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\begin{center} {\Large\bf Fundamental Algorithms, Assignment 9\\
Solutions}
\end{center}
\ben
\item Consider the undirected graph with vertices $1,2,3,4,5$ and adjacency
lists (arrows omitted) $1:25$, $2:1534$, $3:24$, $4:253$, $5:412$. Show the $d$ and
$\pi$ values that result from running BFS, using $3$ as a source. Nice picture, please!
\So \\ BFS: $3,2,4,1,5$ \\$d[3] = 0$, $\pi[3] = nil$ \\$d[2] = 1$, $\pi[2] = 3$ \\$d[4] = 1$, $\pi[4] = 3$ \\$d[1] = 2$, $\pi[1] = 2$ \\$d[5] = 2$, $\pi[5] = 2$
\item Show the $d$ and $\pi$ values that result from running BFS on the undirected
graph of Figure A, using vertex $u$ as the source.
\So \\$d[U] = 0$, $\pi[U] = nil$ \\$d[T] = 1$, $\pi[T] = U$ \\$d[X] = 1$, $\pi[X] = U$ \\$d[Y] = 1$, $\pi[Y] = U$ \\$d[W] = 2$, $\pi[W] = T$ \\$d[S] = 3$, $\pi[S] = W$ \\$d[R] = 4$, $\pi[R] = S$ \\$d[V] = 5$, $\pi[V] = R$
\item
We are given a set $V$ of boxers. Between any two
pairs of boxers there may or may not be a rivalry.
Assume the rivalries
form a graph $G$ which is
given by an adjacency list representation, that is,
$Adj[v]$ is a list of the rivals of $v$. Let $n$ be
the number of boxers (or nodes) and $r$ the number
of rivalries (or edges). Give a $O(n+r)$ time
algorithm that determines whether it is possible to
designate some of boxers as {\tt GOOD} and the others
as {\tt BAD} such that each rivalry is between a {\tt GOOD}
boxer and a {\tt BAD} boxer. If it is possible to
perform such a designation your algorithm should produce it.
\par Here is the approach: Create a new
field ${\tt TYPE}[v]$ with the values {\tt GOOD} and
${\tt BAD}$. Assume that the boxers are in a list $L$
so that you can program: For all $v\in L$. The idea will
be to apply {\tt BFS[v]} -- when you hit a new vertex
its value will be determined. A cautionary note: {\tt BFS[v]}
might not hit all the vertices so, just like we had {\tt DFS}
and {\tt DFS-VISIT} you should have an overall {\tt BFS-MASTER}
(that will run through the list $L$) and, when appropriate,
call {\tt BFS[v]}.
\par {\tt Note:} The cognescenti will recognize that we are
determining if a graph is bipartite!
\So The idea here is to call the first boxer {\tt GOOD}.
When someone is adjacent to someone {\tt GOOD} they are
called {\tt BAD} and if they are adjacent to someone {\tt BAD} they are
called {\tt GOOD}. But if in the adjacency list you come upon
someone who has already been labelled (that is, not white) then you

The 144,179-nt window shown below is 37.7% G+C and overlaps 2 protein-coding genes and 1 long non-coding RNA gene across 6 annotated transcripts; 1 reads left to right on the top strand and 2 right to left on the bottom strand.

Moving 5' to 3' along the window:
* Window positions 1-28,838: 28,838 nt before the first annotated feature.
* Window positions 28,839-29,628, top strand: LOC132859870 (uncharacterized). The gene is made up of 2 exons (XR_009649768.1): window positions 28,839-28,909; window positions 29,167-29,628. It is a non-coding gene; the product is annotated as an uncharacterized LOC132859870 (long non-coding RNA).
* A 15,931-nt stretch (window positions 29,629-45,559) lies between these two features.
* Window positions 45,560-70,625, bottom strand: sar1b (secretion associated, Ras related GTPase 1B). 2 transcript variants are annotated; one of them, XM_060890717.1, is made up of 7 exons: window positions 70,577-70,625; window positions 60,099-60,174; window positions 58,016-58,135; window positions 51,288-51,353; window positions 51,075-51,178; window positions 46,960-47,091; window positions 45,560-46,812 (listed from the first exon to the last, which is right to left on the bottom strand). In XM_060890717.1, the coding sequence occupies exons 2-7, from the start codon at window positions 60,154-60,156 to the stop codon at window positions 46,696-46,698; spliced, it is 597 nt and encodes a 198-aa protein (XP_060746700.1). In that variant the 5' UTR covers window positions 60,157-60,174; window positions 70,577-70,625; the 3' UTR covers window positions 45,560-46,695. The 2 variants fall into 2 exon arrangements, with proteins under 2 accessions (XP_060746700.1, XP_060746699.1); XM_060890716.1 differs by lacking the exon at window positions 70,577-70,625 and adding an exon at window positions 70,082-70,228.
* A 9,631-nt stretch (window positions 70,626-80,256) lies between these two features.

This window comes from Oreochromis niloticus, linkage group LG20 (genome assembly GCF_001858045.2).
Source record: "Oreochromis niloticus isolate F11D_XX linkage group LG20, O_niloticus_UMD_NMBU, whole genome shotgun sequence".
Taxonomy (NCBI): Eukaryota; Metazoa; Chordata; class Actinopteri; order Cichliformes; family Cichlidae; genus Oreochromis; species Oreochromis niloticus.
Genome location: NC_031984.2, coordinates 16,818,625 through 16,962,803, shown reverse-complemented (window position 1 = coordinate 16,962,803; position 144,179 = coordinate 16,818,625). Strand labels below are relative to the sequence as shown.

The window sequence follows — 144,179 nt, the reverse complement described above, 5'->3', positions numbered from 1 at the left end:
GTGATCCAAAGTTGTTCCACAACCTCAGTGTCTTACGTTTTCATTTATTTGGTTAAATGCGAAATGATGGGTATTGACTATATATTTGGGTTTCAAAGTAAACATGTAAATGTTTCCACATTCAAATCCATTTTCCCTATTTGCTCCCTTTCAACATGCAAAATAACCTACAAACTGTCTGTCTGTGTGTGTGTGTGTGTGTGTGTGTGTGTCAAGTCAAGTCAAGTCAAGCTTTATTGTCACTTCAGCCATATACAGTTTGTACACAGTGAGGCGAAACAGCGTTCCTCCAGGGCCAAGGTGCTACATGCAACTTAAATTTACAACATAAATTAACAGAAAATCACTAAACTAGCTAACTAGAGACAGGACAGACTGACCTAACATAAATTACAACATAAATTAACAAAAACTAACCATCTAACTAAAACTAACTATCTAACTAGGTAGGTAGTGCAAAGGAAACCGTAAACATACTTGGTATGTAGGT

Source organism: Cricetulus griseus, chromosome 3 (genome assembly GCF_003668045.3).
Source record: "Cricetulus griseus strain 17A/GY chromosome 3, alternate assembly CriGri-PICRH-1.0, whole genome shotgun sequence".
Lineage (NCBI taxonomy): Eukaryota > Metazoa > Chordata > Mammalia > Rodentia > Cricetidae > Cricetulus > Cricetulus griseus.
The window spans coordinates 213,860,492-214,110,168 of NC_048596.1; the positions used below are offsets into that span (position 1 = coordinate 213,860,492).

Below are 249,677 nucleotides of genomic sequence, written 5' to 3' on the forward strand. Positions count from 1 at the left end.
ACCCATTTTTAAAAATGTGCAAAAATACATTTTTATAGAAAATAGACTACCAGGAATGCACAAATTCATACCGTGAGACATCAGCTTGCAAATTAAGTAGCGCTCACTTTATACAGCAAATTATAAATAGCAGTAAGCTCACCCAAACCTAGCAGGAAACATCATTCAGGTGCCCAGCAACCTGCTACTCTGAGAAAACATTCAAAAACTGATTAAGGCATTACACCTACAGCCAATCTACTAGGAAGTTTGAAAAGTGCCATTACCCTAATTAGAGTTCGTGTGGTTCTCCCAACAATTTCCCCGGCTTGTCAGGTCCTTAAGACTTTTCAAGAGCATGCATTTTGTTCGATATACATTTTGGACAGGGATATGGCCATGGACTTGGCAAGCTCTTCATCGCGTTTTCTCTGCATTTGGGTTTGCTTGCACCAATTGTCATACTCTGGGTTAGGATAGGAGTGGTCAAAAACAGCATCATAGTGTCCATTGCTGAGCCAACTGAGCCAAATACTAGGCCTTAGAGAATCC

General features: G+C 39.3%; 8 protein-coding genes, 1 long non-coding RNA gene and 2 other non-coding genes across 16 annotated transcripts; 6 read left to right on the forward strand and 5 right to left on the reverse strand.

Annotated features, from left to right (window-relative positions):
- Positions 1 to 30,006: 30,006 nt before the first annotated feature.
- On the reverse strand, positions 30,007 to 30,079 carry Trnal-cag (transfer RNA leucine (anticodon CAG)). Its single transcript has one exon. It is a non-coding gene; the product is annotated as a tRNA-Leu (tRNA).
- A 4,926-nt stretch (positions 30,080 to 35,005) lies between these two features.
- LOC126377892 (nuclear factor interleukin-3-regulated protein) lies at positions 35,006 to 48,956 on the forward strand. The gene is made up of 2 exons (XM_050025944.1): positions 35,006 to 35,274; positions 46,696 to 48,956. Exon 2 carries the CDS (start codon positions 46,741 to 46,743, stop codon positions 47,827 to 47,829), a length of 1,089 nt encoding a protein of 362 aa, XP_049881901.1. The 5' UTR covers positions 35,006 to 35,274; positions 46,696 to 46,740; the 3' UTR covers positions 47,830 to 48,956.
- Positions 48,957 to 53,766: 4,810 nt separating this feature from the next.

must check if there is a contradiction. A further problem: {\tt BFS[v]}
will only explore the connected component of $v$, if that is labelled
with no contradiction then you must go on to the other vertices.
So we start with everything white. The ``outside" program is:
\\ For all $v\in L$
\\ If $COLOR[v]=WHITE$ (*else skip*) then {\tt BFSPLUS[v]}.
\par {\tt BFSPLUS[v]} starts by setting ${\tt TYPE}[v]=GOOD$.
Then it runs {\tt BFS[v]} with two additions. When $u\in Adj[w]$
and $u$ is white you define ${\tt TYPE}[u]$ to be the opposite
of ${\tt TYPE}[w]$. When $u$ is not white you check if
${\tt TYPE}[w]={\tt TYPE}[u]$. If not, ignore. But if so exit
the entire program with {\tt NO DESIGNATION POSSIBLE} printout.
\item Show how DFS works on Figure B. All lists are alphabetical.
Show the discovery and finishing time for each vertex.
\So \\$Discovery\;order: R U Y Q S V W T X Z$
\\$Finishing\;order: W V S Z X T Q Y U R$
\\$Stack: push(R)\;push(U)\; push(Y)\;push(Q)\;push(S)\;push(V)\;push(W)\\pop(W)\;pop(V)\;pop(S)\;push(T)
\;push(X)\;push(Z)\;pop(Z)\\pop(X)\;pop(T)\;pop(Q)\;pop(Y)\;pop(U)\;pop(R)$
\item Show the ordering of the vertices produced by {\tt TOP-SORT}
when it is run on Figure C, with all lists alphabetical.
\So We apply {\tt DFS} to the graph. The first letter is $M$ so
we apply {\tt DFS-VISIT(M)}
\begin{center}
\begin{tabular}{rrr}
v & s[v] & f[v] \\ \hline
M & 1 & 20 \\
Q & 2 & 5 \\
T & 3 & 4 \\
R & 6 & 19 \\
U & 7 & 8 \\
Y & 9 & 18 \\
V & 10 & 17 \\
W & 11 & 14 \\
Z & 15 & 16
\end{tabular}
\end{center}
Note, for example, that though X is in Adj[M] it doesn't affect DFS.
At time $19$ R finishes and returns control to $M$. $M$ looks at
$X$ in its adjacency list but it is no longer white and so ignores
it. At this stage all vertices are black except $N,O,P,S$ which
as white. In this particular example $N$ is the letter right
after $M$ but in the general case DFS would skip over those
vertices which weren't white. Indeed, right after DFS-VISIT
all vertices are white or black. So next we do {\tt DFS-VISIT(N)}.
Note that the time does {\em not} restart! Note also that the
now black vertices, such as $U\in Adj(N)$ and $R\in Adj(O)$, do
not play a role
\begin{center}
\begin{tabular}{rrr}
v & s[v] & f[v] \\ \hline
N & 21 & 26 \\
O & 22 & 25 \\
S & 23 & 24
\end{tabular}
\end{center}
Finally we do {\tt DFS-VISIT(P)}. This one is quick. The adjacency
list of $P$ consists only of $S$ which is already black. So
\begin{center}
\begin{tabular}{rrr}
v & s[v] & f[v] \\ \hline
P & 27 & 28
\end{tabular}
\end{center}
The sort is the list of vertices in the reverse order of their
finish. In the algorithm when a vertex finishes we place it
at the {\em start} of a linked list, initially nil. At the
end, with negligible extra time, we have the list:
\[ PNOSMRYVXWZUQT \]
\item Let $G$ be a DAG with a specific designated vertex $v$.
Uno and Dos play the following game.
A token is placed on $v$. The players alternate moves, Uno
playing first. On each turn if the token is on $w$ the player
moves the token to some vertex $u$ with $(w,u)$ an edge of
the DAG. When a player has no move, he or she loses. Except
for the first part below, we assume Uno and Dos play perfectly.
\ben
\item Argue that the game {\em must} end.
\So Let $G$ have $V$ vertices. If the game went on for $V$ moves
the chip would hit $V+1$ positions $v=v_0,v_1,\ldots,v_V$ and
so some position would be hit twice -- some $i